In his study (Haslam, 2006, pg 254) says that ‘people’s values express their distinctive humanity.’ People believe that the pecking order on their values affects their view on the humanity aspect of the group. This happens when people perceive their group (in- group) to have superior values than that of the out-group. This makes the in-group view the out-group as deficient in shared humanity values. Hence, this makes the in-group disregard the interests and human rights of the out-group. In reference to other studies (Haslam,2006, pg 254) uses the arguments to show that the values are classified as “Prosocial” values (e.g., equality, helpful, forgiving) are transcendent in this sense, whereas hedonism values (pleasure, a comfortable life) reflect selfish interests shared with infrahuman species.” It is easy for the members of the in-group to dehumanize the out-group based on lack of prosocial values. Haslam introduces the term Infrahumanization in his arguments about dehumanization. He says that Infrahumanization is a “particularly interesting form of dehumanization because it is subtle, requiring no explicit likening of out-group members to animals, and is not reducible to in-group favoritism (positive and negative secondary emotions are both denied to out-groups).” He points out that Infrahumanization grows even in the absence of disagreements between groups. This makes it possible to stretch dehumanization even beyond the milieu of cultural hatred and cruelty.
On the other hand, (Bandura,1991, pg 196) attributes displacement of responsibility as a factor towards dehumanization. He says that people find it easy to carry out inhumane injustices when the authority is ready to carry the responsibility of these acts. It is easier for people to view their actions as originates of authority dictates rather than personal initiative. This approach makes people feel like they are not actual agents of the evils performed thus exempting them from condemnation from the public and condemnation from self. For example, Nazi guards distanced themselves from the responsibility of the inhumanities against the Jews. They simply placed blame on the government saying that they were carrying out orders. However, this approach is completely faulted; human beings are beings capable of exercising their free will. We have the responsibility of defying orders when we see that it does not resonate with our views about humanity. For example, Schindler was a Nazi but his moral reasoning did not allow him to carry out the injustices against Jews. In fact, he took it upon himself to build a factory that aided in saving the Jews he could get. Schindler allows his moral reasoning to translate to the moral agency instead of carrying out the authorities wishes.
Group decision-making culture is another factor that leads to the perpetration of dehumanization. The notions state that when everyone is directly responsible for inhumane actions then no one feels the moral responsibility. When a group of people carries out unjust actions then the results is attached to the behavior of the group at the time of action says (Bandura, 1999, pg 196). Bandura is of the opinion that people throw sentiments away when they act in a group as opposed to when they are on their own. This approach holds water since the ‘mob attitude’ affects how people think and carry out their actions. When people are in a group they tend to act in favoritism to the groups wants. They ignore their responsibilities and morality in order to fit in to the group's constructs of accepted behavior.
It is easy to weaken the moral agency when people pay no attention to the effects of their actions. To start with the intentions harbored when performing certain acts affects how we view the results of the actions. When we act in favor of personal gain, then it is hard to take into account the results of our actions. Since the reward is bigger and more gratifying than the consequences of the actions. The power protocol in organizations makes it easy to disengage from moral agency. The top most individuals in these hierarchs rarely carry out the actions they only formulate ideas. These flow of information and responsibility distances top most individuals in power from the results of the actions carried out.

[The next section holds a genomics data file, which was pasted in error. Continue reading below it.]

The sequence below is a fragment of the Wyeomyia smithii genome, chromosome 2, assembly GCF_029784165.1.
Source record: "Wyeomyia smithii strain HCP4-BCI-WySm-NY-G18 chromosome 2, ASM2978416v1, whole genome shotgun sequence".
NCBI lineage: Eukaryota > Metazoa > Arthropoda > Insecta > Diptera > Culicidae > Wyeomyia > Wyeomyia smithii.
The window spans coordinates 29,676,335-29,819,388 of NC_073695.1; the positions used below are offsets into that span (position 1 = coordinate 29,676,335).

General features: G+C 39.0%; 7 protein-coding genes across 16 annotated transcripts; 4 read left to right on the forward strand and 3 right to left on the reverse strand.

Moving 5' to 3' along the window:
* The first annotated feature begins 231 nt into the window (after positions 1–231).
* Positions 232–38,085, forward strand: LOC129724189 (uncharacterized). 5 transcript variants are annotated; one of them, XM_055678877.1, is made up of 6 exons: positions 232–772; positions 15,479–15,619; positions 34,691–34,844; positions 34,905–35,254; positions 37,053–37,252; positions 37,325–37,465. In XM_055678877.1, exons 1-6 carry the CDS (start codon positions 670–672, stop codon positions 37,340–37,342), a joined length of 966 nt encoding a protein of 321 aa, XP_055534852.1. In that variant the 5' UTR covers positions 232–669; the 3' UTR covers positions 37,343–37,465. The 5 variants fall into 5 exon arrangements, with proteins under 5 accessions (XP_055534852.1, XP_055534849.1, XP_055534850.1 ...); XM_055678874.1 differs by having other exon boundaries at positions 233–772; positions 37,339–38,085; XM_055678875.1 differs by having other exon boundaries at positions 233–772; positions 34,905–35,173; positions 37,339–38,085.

Leyens and Haslam take the psychological essentialism as an approach that explains Infrahumanization. Essentialism refers to the point of view that all groups have unique attributes that are attached to their individuality and purpose ( Leyens, 2009, pg 187). It is true that different groups have basic differences that make it easy to identify them. However, these distinguishing features that occur on social constructs rather than inborn basis. Infrahumanization shows that essentialization occurs on group differences. Haslam shows that human uniqueness receives unnecessary essentialization which sometimes-interpersonal comparisons are deprived. Essentialism makes people believe that their group (in-group) is more human than the out-group is.
Infrahumanization thrives on several conditions, first non-necessary, and non-sufficient conditions are a prerequisite for Infrahumanization. Status falls in the class of non-necessary and non-sufficient conditions. Status does not cause Infrahumanization between groups either in-group or out-group (Haslam, 2006, pg 255). Several studies attribute that familiarity is necessary for Infrahumanization. They believe that in-groups get more sentiments than out-group does because people are more familiar to the in-group than the out-group is. Non-necessary and sufficient factors like conflict among groups lead to Infrahumanization. Several scholarly studies show that conflict is sufficient to bring forth Infrahumanization. The symbolic threat is necessary for the advancement of Infrahumanization hence falls under the category of necessary and sufficient conditions. Symbolic threats involve the primary differences that encompass a group. These differences lie in values, customs, beliefs, and identity a particular group holds dear to it. The symbolic threat is effective as people are more concerned with their values. When they see other groups that do not identify with their values, they are viewed as a threat.
Mechanistic dehumanization is the process of denying human essential attributes towards people who one does not feel psychological and socially alienated ( Haslam,2006, pg 258). Mechanistic dehumanization leads to lack of human sentiments in people. When people feel distant to others, they tend to ignore their human rights and interests. From the arguments proposed in the studies, it is clear that dehumanization occurs when individuals choose to ignore the moral agency. Bandura is of the opinion that inhumane injustices happen from premeditated acts and not on impulse acts. People commit crimes and attribute their actions on obedience to authority rather than self-disregard of responsibility.
The studies bring an interesting factor about power and dehumanization. Sometimes what looks like dehumanization act to other people is indeed a strategy to exercise power(Lang, 2010, pg 236).. When people gain, the unrestricted facets of power they tend to exert their authority over their subordinates without terminating social relations. Most people in authorities think that they are creating submissiveness when they allow dehumanization acts to happen. These studies show that intolerance of other groups leads to certain groups labeled as infrahuman’s. This happens when members of in-groups view theirs as superior to the outer groups. This superior view makes in-groups feel entitled to all the better perceptions, favoritism and that the out groups do not deserve humane sentiments.